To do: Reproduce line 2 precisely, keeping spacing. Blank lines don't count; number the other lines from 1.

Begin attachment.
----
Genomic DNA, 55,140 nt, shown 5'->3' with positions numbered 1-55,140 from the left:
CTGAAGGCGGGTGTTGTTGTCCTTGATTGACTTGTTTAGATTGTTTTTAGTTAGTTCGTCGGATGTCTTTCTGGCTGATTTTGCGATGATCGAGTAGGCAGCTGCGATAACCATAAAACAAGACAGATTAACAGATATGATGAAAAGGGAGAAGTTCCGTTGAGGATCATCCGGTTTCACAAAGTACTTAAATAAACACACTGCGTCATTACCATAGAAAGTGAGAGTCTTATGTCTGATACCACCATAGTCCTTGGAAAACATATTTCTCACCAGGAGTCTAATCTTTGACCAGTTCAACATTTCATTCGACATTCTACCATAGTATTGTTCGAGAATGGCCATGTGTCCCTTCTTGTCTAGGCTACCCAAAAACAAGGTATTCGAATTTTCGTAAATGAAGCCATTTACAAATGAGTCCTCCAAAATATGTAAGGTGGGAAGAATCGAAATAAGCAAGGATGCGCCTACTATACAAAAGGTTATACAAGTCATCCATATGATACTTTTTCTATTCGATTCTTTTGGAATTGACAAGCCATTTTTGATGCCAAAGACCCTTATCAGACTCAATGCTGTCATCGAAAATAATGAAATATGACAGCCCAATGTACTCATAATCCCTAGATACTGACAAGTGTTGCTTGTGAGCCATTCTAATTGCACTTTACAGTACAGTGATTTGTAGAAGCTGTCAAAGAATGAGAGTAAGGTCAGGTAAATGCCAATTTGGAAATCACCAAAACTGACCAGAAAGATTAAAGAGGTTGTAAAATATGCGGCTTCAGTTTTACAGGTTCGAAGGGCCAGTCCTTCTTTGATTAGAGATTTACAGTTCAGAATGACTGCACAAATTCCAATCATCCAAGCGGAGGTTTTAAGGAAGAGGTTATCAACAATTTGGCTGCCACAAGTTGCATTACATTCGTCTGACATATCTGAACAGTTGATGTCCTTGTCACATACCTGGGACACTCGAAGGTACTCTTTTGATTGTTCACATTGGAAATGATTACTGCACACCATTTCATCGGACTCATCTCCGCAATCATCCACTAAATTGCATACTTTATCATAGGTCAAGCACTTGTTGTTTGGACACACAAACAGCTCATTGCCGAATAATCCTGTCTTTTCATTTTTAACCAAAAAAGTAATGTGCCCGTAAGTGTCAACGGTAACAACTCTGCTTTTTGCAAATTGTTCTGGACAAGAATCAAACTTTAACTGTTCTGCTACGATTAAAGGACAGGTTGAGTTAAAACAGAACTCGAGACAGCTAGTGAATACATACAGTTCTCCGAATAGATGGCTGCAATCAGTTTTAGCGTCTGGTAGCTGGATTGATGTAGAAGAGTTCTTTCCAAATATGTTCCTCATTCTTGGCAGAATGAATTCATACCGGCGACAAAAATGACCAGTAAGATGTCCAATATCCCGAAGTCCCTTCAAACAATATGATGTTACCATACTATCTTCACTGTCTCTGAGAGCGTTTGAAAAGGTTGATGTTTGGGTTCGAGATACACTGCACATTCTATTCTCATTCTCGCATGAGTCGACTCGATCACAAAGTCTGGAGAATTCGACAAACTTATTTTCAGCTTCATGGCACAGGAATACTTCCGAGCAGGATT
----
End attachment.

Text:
CTGAAGGCGGGTGTTGTTGTCCTTGATTGACTTGTTTAGATTGTTTTTAGTTAGTTCGTCGGATGTCTTTCTGGCTGATTTTGCGATGATCGAGTAGGCAGCTGCGATAACCATAAAACAAGACAGATTAACAGATATGATGAAAAGGGAGAAGTTCCGTTGAGGATCATCCGGTTTCACAAAGTACTTAAATAAACACACTGCGTCATTACCATAGAAAGTGAGAGTCTTATGTCTGATACCACCATAGTCCTTGGAAAACATATTTCTCACCAGGAGTCTAATCTTTGACCAGTTCAACATTTCATTCGACATTCTACCATAGTATTGTTCGAGAATGGCCATGTGTCCCTTCTTGTCTAGGCTACCCAAAAACAAGGTATTCGAATTTTCGTAAATGAAGCCATTTACAAATGAGTCCTCCAAAATATGTAAGGTGGGAAGAATCGAAATAAGCAAGGATGCGCCTACTATACAAAAGGTTATACAAGTCATCCATATGATACTTTTTCTATTCGATTCTTTTGGAATTGACAAGCCATTTTTGATGCCAAAGACCCTTATCAGACTCAATGCTGTCATCGAAAATAATGAAATATGACAGCCCAATGTACTCATAATCCCTAGATACTGACAAGTGTTGCTTGTGAGCCATTCTAATTGCACTTTACAGTACAGTGATTTGTAGAAGCTGTCAAAGAATGAGAGTAAGGTCAGGTAAATGCCAATTTGGAAATCACCAAAACTGACCAGAAAGATTAAAGAGGTTGTAAAATATGCGGCTTCAGTTTTACAGGTTCGAAGGGCCAGTCCTTCTTTGATTAGAGATTTACAGTTCAGAATGACTGCACAAATTCCAATCATCCAAGCGGAGGTTTTAAGGAAGAGGTTATCAACAATTTGGCTGCCACAAGTTGCATTACATTCGTCTGACATATCTGAACAGTTGATGTCCTTGTCACATACCTGGGACACTCGAAGGTACTCTTTTGATTGTTCACATTGGAAATGATTACTGCACACCATTTCATCGGACTCATCTCCGCAATCATCCACTAAATTGCATACTTTATCATAGGTCAAGCACTTGTTGTTTGGACACACAAACAGCTCATTGCCGAATAATCCTGTCTTTTCATTTTTAACCAAAAAAGTAATGTGCCCGTAAGTGTCAACGGTAACAACTCTGCTTTTTGCAAATTGTTCTGGACAAGAATCAAACTTTAACTGTTCTGCTACGATTAAAGGACAGGTTGAGTTAAAACAGAACTCGAGACAGCTAGTGAATACATACAGTTCTCCGAATAGATGGCTGCAATCAGTTTTAGCGTCTGGTAGCTGGATTGATGTAGAAGAGTTCTTTCCAAATATGTTCCTCATTCTTGGCAGAATGAATTCATACCGGCGACAAAAATGACCAGTAAGATGTCCAATATCCCGAAGTCCCTTCAAACAATATGATGTTACCATACTATCTTCACTGTCTCTGAGAGCGTTTGAAAAGGTTGATGTTTGGGTTCGAGATACACTGCACATTCTATTCTCATTCTCGCATGAGTCGACTCGATCACAAAGTCTGGAGAATTCGACAAACTTATTTTCAGCTTCATGGCACAGGAATACTTCCGAGCAGGATT